As you’re determining how to spend your Summer time I encourage you to never miss the opportunity to worship, seldom miss the experience of community and always connect with God every day.

One simple yet powerful exchange is to spend 10 minutes reading the Bible and 10 minutes in prayer every day. 10 + 10 equals considerably more than 20 minutes when it is exchanged for meaningful connection with God.

God bless you as you make timely and timeless exchanges.

Tuesday, June 15, 2010

Savoring the Summer

Do you eat a meal quickly or slowly?

We all have those occasions where we don’t have much time and we have to “slam” a meal down quickly.

But, when you’re not hurried, do you still eat quickly? Sherrie and I have a little fun going on around my meal habits. If we’re eating a meal that I really enjoy then I’ll eat very slowly so that I can savor all of the flavors. I literally think about my taste buds while I’m chewing as I attempt to taste every bit of seasoning or sweetness or tartness. Sherrie will catch me doing this and comment, “Savoring again, huh?”

As we approach summer I want to encourage you, even challenge you to savor your summer.

Whether you’re hiking or biking, cooking on the grill or driving on a road trip, open up the “taste buds” of your eyes, ears and heart and take it all in.

We live in a part of the world that especially displays the grandeur of God’s creative expression.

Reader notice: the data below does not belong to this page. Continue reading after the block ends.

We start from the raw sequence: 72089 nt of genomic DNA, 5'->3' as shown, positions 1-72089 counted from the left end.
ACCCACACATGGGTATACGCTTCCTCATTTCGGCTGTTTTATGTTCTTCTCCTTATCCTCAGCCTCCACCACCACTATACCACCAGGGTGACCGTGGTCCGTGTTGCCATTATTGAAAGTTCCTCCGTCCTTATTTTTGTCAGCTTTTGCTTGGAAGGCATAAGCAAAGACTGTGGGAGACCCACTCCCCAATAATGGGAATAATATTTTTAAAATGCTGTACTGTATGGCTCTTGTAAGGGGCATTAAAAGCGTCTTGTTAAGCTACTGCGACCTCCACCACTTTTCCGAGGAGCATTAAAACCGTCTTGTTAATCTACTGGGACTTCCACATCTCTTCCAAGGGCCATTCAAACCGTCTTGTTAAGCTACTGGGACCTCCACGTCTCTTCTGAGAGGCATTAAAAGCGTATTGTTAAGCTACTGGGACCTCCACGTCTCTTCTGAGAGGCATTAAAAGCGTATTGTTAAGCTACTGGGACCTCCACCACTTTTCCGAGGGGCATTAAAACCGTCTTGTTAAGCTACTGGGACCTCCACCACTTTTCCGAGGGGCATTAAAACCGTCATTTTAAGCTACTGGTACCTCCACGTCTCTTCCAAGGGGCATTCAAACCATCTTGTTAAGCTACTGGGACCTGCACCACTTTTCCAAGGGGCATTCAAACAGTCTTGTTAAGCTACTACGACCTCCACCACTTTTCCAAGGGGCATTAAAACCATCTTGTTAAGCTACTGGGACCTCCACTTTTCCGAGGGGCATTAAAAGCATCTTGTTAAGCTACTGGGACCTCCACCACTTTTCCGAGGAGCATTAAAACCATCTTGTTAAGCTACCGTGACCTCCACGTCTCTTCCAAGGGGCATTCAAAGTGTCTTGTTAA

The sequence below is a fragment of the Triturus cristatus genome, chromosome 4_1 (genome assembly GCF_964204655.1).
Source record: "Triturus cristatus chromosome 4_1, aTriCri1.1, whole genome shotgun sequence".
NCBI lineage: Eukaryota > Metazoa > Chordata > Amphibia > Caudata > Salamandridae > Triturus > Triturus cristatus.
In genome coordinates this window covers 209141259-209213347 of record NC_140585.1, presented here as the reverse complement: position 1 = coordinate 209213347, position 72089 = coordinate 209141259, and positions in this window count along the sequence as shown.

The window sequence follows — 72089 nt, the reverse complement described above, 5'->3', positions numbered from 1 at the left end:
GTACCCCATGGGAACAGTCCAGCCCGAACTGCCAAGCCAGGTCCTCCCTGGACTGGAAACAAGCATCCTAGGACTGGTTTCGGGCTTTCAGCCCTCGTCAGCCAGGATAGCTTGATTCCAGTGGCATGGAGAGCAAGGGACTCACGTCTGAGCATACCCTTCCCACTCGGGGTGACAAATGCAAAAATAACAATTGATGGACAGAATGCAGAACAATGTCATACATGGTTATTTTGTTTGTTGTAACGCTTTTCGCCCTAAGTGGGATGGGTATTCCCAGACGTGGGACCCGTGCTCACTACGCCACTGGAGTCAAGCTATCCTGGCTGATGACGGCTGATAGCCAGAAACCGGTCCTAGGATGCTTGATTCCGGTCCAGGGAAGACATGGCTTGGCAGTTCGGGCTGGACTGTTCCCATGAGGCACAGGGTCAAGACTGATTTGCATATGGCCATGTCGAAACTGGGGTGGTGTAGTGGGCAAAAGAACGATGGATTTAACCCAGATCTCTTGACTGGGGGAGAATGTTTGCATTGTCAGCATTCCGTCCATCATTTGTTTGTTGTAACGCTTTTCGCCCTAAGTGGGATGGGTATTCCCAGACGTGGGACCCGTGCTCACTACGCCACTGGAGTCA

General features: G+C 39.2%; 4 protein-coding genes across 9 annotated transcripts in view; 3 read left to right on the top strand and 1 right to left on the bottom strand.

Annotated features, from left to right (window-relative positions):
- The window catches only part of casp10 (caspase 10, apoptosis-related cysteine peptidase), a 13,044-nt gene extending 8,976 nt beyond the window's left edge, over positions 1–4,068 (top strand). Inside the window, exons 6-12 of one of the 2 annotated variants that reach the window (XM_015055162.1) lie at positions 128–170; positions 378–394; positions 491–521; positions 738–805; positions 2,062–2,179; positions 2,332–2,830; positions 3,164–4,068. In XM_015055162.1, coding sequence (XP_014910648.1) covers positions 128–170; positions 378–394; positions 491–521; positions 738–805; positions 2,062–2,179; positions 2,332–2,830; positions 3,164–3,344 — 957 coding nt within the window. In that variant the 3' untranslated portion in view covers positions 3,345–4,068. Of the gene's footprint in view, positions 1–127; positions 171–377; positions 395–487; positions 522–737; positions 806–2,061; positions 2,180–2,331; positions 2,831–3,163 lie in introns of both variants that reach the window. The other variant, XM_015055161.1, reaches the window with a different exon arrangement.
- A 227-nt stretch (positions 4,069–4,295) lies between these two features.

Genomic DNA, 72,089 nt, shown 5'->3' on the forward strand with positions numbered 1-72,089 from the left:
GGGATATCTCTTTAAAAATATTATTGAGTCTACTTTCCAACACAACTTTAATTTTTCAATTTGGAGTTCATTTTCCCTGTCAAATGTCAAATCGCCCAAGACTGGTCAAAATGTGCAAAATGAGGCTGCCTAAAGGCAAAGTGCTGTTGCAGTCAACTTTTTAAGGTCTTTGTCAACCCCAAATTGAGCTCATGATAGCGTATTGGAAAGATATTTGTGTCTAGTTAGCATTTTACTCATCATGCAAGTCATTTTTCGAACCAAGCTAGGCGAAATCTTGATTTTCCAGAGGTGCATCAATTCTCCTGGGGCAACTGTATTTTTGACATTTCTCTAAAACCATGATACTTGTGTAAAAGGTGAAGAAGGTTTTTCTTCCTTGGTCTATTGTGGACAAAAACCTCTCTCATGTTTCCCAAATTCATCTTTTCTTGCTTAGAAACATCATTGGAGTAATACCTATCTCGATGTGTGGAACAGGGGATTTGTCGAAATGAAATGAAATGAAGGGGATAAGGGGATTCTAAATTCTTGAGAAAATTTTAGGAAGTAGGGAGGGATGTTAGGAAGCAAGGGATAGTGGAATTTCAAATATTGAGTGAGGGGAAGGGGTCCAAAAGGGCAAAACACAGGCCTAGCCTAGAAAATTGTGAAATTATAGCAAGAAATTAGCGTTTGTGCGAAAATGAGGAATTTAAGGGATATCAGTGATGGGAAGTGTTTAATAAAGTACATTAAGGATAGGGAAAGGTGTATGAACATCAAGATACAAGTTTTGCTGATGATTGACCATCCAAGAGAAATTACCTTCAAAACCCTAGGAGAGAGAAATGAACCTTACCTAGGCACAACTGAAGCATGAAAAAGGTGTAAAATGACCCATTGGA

What’s more, when spending time with family or friends, step outside of yourself and look at the time you have together. Notice all the vocal and facial expressions. Enjoy the trust and freedom of sharing. Fully receive love and connection that comes with a touch, a hug or a kiss.

To paraphrase the Scriptures:

“This is the summer that the Lord has made. I will rejoice and be glad in it.”

Friday, June 04, 2010

Armando Galarraga, Jim Joyce & Christian Virtues

Pitching a perfect game in professional baseball is rare having happened only 20 times. The feat amounts to a pitcher facing 27 batters (3 per inning over 9 innings) and getting each of them out with none of them getting a hit.

Armando Galarraga of the Detroit Tigers apparently pitched a perfect game last Wednesday against the Cleveland Indians. He had successfully faced 26 batters. The 27th batter, Jason Donald slapped a shot to the infield. Galarraga raced to cover first base, caught the throw to first, tagged the bag before Donald got to first. Should be game over and let the celebration begin.

However at that point umpire Jim Joyce remarkably called Donald safe. The call is irreversible, the perfect game no longer possible and Galarraga returned to the pitcher’s mound and got an out on the 28th batter so that the Tigers won 3-0.